“It’s a me, Mario!” – Playing With Video Game Music
Melanie Fritsch [+]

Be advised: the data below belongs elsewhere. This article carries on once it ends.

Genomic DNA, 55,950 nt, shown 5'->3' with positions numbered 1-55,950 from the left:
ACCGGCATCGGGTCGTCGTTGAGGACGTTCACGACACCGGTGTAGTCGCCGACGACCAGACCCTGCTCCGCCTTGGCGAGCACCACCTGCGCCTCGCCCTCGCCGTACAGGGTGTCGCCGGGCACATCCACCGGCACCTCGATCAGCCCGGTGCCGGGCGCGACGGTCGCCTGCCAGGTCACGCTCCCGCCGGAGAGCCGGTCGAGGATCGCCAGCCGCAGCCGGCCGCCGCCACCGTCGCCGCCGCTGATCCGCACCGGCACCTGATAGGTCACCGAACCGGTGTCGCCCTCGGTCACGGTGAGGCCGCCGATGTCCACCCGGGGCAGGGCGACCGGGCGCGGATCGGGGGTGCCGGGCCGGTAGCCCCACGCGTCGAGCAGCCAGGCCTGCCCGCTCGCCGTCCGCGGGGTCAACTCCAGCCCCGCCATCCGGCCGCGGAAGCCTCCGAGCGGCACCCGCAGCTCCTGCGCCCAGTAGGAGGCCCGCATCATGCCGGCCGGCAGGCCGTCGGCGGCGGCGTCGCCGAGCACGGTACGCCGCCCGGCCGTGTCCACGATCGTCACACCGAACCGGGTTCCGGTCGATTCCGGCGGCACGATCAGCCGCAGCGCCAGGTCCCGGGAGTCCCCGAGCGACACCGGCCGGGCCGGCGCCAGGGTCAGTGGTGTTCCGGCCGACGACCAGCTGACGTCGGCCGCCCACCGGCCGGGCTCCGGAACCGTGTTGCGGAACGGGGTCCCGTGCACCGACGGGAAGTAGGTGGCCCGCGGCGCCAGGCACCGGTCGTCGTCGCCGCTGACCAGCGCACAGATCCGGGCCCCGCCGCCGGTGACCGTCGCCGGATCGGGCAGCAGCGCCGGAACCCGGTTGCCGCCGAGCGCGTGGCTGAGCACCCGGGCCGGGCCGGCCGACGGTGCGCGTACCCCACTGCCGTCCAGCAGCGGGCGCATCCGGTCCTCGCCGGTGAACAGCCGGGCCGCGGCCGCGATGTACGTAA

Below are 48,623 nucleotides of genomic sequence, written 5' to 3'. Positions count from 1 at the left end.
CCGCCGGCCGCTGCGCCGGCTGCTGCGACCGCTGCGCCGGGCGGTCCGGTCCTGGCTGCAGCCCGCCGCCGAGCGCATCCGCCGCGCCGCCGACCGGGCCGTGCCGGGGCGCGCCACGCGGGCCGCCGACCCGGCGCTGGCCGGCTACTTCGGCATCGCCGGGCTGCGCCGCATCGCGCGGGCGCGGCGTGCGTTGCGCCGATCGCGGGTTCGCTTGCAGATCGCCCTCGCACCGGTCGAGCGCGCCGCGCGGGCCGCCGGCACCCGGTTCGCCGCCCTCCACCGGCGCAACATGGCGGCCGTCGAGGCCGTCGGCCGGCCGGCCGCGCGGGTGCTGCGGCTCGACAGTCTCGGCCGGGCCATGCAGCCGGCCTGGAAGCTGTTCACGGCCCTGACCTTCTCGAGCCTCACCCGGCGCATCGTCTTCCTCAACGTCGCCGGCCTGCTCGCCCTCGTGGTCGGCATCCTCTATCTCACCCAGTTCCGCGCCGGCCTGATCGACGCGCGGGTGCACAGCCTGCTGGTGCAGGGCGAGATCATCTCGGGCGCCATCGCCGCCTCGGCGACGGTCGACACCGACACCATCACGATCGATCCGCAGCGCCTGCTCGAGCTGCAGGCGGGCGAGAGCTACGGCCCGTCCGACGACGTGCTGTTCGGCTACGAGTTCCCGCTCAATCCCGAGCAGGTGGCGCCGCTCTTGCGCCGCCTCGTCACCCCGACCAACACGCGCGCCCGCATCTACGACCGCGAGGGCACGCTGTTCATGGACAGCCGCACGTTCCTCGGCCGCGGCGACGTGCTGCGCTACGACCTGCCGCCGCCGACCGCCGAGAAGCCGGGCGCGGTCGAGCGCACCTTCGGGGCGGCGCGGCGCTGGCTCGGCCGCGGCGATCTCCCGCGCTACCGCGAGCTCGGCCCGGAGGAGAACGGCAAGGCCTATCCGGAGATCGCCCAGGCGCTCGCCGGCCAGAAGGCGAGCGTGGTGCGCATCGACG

Since its earliest incarnations, video gaming can be seen as a form of ‘participatory culture’ (Jenkins, 1992). Besides exploring what can be done within the game itself, players also started to experiment with the soft- and hardware components, the artwork, or the narratives of games in order to create something themselves. The prompt emergence of practices like demos, remixes, chiptunes, or – of course – the creation of self-made levels or entire games is a vivid demonstration of the desire not just to play the games, but also to play with them. The same holds true for video game music. Typing, for example, “Super Mario Bros theme” into the YouTube search will deliver a huge number of videos, in which people have played this tune or recreated it in every way imaginable (see Collins 2013). Furthermore, people also use the sound and/or visual style of the Mario video games in order to create tributes, crossover music videos or their own songs. With the “Automatic Mario” series, for example, a distinct subgenre of remix videos has been created. But these forms and practises do not come out of nowhere. As José Zagal puts it: “In summary, games exist in a broader cultural context, and it is important to use this cultural context in order to help understand a game and vice versa.” (Zagal 2010, p. 28) This also applies to video game music. When people play with the sounds, the music, or create music videos, etc. they not only remix the music – they also mingle several musical and cultural practises, using their knowledge of, and competencies regarding, the several cultural contexts they deal with. After briefly surveying the field of the culture of video game music outside of video games, using the creative work which has arisen around the Super Mario games as an example case, the chapter will investigate how this activity interrelates with other musical cultures, and how such relations become manifest in the creative works people produce. “The Super Mario 8-bit Opera” by Jon and Al Kaplan and its further processing by the online community will be analyzed in the form of a case study. As a theoretical starting point, concepts of games literacy as introduced by Zagal (2010) and Zimmerman (2009), and its application to the field of game music (van Elferen, in this book) will be used.